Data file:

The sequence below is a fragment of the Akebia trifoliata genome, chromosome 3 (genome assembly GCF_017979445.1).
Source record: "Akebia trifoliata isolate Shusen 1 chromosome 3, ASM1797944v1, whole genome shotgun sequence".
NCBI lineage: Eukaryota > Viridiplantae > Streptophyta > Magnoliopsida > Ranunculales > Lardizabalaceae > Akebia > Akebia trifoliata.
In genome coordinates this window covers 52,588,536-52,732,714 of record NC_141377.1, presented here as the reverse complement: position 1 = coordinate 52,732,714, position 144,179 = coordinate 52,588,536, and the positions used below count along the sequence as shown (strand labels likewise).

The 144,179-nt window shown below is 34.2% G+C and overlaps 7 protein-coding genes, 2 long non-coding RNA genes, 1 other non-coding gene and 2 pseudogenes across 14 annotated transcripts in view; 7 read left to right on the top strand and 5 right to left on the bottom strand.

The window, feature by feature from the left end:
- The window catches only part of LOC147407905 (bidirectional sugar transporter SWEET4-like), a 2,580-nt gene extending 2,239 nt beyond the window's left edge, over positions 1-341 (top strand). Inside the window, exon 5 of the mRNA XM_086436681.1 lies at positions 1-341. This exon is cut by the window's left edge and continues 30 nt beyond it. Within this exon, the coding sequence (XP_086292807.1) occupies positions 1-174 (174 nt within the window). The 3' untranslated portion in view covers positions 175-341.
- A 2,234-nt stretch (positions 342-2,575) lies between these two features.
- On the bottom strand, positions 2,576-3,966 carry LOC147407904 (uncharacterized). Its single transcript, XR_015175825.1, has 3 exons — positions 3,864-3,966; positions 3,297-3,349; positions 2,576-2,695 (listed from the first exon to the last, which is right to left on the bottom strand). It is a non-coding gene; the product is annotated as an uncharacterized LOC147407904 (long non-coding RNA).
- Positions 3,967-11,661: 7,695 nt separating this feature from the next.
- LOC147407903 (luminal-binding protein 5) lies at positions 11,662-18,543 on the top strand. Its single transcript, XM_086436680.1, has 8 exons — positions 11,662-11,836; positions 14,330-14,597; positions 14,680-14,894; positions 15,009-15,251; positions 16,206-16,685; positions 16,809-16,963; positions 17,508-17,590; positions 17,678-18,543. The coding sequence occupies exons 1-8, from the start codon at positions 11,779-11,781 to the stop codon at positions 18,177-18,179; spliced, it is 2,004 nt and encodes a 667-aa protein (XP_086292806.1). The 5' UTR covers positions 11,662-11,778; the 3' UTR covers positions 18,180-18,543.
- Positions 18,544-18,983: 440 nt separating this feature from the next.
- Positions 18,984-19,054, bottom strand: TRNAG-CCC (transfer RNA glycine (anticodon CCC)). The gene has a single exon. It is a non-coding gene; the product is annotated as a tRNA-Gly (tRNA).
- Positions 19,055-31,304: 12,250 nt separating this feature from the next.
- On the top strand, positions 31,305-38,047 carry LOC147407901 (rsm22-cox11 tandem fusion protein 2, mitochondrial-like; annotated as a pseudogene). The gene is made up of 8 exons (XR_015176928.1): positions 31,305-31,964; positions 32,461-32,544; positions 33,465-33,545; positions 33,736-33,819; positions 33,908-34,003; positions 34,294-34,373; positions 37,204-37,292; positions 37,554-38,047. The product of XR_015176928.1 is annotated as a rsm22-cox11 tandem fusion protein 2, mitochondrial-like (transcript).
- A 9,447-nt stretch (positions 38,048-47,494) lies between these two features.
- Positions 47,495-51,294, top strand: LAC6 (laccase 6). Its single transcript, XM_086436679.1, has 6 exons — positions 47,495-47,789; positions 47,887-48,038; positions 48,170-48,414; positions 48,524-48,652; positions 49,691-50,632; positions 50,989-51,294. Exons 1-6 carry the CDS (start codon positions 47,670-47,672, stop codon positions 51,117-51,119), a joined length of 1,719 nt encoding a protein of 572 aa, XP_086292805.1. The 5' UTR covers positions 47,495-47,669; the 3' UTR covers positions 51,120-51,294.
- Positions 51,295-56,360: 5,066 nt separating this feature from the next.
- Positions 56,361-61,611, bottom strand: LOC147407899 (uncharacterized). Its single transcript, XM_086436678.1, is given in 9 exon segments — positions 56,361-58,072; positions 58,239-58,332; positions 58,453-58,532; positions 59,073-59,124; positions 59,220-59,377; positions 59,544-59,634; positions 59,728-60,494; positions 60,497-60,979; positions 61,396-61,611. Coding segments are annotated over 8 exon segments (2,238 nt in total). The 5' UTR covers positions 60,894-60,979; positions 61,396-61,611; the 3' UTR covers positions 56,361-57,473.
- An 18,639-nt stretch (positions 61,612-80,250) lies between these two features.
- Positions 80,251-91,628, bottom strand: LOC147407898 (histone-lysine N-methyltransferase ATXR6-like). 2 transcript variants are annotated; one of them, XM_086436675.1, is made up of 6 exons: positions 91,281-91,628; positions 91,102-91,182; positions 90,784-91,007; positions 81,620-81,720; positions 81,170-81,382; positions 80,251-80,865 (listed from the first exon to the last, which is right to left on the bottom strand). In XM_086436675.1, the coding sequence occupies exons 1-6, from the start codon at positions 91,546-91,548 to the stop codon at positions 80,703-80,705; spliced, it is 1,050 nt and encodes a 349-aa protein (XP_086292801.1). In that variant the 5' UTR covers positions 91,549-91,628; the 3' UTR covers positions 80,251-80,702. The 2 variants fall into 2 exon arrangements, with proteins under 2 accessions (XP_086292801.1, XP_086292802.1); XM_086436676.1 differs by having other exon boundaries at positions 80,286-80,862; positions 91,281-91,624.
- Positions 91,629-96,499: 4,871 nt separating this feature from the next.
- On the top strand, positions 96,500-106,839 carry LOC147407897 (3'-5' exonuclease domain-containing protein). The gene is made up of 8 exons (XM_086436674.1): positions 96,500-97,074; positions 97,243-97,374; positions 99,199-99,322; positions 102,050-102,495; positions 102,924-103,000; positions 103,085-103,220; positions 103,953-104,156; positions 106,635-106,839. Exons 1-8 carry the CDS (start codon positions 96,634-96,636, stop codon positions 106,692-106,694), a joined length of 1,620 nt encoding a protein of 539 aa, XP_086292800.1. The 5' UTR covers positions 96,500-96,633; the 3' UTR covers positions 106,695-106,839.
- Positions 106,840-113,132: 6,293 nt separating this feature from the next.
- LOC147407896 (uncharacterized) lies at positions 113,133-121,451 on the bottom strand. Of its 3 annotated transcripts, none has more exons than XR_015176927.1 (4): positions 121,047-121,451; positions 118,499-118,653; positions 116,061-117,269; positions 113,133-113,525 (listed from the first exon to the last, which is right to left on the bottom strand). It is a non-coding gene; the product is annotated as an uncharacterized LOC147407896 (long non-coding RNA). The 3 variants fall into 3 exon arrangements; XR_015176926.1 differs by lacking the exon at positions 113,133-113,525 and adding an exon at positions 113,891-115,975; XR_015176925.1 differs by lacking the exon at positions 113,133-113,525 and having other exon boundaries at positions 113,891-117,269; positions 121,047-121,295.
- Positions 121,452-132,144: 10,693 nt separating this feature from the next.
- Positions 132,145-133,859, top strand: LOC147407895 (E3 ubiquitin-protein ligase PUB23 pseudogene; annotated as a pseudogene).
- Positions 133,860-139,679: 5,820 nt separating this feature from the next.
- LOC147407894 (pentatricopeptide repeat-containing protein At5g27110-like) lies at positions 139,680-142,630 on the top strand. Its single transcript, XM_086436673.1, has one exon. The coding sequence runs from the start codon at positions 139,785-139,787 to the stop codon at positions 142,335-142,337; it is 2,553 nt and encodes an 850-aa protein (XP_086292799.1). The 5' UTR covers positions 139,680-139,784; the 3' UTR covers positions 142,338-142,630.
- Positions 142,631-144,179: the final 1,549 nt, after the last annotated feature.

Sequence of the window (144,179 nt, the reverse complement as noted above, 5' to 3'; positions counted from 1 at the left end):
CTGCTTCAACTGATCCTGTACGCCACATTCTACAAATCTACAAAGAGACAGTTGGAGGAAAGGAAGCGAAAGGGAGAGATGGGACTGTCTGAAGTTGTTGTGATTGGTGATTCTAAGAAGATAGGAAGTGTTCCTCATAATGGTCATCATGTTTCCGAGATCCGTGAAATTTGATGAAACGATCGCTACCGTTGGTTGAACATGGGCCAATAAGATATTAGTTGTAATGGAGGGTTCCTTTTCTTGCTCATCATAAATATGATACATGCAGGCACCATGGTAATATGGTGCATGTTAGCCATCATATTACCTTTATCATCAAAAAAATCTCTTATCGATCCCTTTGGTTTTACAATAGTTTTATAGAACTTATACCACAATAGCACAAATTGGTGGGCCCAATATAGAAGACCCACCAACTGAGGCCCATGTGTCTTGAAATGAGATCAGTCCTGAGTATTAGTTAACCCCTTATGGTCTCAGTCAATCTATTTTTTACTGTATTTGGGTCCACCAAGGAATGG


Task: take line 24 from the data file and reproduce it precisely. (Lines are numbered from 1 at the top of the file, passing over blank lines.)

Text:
- Positions 106,840-113,132: 6,293 nt separating this feature from the next.